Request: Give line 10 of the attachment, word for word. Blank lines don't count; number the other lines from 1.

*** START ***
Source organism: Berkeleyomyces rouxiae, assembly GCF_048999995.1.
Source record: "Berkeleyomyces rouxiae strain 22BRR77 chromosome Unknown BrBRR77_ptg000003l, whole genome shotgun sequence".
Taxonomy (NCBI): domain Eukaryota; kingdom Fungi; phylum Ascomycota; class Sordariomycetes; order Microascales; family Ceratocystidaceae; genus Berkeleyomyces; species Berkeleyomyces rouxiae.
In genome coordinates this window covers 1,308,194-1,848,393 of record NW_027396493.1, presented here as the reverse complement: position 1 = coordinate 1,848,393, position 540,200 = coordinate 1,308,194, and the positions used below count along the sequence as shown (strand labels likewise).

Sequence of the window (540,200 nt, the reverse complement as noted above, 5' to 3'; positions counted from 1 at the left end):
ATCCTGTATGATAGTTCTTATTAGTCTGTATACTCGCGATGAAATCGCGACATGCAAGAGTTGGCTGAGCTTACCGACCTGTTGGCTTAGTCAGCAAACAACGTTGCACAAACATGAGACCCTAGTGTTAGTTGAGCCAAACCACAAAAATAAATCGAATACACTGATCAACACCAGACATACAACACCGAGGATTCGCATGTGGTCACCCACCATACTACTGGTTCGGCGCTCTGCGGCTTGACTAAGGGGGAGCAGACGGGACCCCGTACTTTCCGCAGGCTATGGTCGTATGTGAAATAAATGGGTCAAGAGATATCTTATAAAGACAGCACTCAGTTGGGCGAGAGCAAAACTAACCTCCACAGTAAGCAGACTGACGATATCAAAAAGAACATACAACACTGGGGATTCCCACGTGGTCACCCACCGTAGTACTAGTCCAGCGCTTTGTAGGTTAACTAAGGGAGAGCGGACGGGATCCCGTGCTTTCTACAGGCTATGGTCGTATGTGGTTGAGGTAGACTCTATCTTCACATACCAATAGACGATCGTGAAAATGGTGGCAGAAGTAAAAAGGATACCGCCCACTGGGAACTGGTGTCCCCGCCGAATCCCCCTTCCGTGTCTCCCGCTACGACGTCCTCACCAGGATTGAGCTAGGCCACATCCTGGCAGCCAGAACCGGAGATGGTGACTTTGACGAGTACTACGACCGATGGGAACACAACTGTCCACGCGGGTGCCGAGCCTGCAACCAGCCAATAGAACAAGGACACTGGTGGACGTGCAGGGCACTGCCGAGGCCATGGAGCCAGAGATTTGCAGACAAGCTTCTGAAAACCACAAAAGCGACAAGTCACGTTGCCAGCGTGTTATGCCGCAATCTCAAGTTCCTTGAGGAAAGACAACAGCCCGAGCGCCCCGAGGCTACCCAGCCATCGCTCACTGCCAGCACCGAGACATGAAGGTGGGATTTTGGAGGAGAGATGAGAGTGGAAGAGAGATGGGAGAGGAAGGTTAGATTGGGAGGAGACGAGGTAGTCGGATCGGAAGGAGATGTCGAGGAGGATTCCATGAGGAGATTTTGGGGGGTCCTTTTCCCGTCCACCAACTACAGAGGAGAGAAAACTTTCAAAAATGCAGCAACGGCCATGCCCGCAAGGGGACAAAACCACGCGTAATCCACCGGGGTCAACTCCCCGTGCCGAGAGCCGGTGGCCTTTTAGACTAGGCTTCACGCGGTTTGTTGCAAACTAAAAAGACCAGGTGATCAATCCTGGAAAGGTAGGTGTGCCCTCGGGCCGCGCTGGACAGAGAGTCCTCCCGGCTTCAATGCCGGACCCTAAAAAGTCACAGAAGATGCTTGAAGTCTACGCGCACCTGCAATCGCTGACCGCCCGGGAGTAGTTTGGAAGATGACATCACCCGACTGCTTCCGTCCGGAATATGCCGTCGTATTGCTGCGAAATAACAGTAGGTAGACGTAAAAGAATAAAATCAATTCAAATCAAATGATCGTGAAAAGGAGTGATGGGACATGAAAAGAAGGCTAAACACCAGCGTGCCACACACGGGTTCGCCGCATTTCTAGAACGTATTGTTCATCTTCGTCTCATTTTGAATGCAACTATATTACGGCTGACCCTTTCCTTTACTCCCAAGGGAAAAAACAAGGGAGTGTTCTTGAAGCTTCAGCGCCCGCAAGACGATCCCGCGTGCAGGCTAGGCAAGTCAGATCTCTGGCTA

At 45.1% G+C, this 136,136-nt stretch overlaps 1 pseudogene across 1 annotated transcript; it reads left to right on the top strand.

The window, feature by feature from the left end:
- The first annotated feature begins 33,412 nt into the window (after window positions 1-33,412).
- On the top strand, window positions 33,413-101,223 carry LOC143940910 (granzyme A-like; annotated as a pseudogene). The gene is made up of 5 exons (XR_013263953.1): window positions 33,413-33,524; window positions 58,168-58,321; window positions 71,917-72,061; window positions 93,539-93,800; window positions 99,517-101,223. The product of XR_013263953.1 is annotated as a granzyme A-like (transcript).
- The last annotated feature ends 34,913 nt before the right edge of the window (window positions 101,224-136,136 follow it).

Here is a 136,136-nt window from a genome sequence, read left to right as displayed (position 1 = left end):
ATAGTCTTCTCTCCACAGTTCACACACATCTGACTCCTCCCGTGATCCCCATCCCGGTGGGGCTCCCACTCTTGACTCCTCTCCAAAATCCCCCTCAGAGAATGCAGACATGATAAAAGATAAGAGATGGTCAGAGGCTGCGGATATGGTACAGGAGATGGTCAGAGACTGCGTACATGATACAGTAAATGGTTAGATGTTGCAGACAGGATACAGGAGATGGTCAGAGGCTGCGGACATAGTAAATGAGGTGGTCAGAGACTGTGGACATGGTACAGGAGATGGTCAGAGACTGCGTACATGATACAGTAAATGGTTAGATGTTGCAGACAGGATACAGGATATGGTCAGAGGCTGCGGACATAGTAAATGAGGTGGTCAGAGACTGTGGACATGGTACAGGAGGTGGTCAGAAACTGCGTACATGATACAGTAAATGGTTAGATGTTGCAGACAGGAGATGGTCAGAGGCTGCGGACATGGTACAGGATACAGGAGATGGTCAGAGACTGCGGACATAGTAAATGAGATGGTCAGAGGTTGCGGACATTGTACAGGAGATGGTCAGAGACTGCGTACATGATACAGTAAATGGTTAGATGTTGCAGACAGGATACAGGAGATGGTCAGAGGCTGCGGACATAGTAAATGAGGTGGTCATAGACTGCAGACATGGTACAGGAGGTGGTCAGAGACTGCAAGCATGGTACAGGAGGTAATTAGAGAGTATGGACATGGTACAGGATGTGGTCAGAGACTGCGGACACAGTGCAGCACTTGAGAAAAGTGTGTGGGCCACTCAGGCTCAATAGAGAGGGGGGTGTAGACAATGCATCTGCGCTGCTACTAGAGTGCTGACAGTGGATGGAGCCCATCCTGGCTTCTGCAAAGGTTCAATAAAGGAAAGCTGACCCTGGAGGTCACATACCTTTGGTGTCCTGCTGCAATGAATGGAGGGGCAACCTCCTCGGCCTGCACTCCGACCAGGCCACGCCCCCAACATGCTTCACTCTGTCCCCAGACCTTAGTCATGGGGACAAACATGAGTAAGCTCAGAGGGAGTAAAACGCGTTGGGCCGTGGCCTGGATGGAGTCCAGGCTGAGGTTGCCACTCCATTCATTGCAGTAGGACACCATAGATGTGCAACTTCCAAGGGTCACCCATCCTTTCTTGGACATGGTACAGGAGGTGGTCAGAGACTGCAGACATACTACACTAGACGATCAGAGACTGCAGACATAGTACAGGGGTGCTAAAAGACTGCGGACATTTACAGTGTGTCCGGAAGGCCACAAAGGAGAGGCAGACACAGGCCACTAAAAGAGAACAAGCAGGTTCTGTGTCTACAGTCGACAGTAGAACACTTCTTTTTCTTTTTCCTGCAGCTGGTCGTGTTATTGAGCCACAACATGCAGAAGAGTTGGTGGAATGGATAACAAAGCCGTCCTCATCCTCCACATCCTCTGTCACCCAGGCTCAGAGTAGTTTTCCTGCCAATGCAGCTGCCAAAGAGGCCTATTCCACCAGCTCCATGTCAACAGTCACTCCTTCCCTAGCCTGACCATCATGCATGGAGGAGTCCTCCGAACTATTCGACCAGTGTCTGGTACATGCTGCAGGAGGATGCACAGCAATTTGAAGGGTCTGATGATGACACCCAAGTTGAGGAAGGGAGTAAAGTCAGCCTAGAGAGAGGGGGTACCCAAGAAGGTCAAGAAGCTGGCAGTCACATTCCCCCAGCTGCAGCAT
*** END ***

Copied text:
- On the top strand, window positions 33,413-101,223 carry LOC143940910 (granzyme A-like; annotated as a pseudogene). The gene is made up of 5 exons (XR_013263953.1): window positions 33,413-33,524; window positions 58,168-58,321; window positions 71,917-72,061; window positions 93,539-93,800; window positions 99,517-101,223. The product of XR_013263953.1 is annotated as a granzyme A-like (transcript).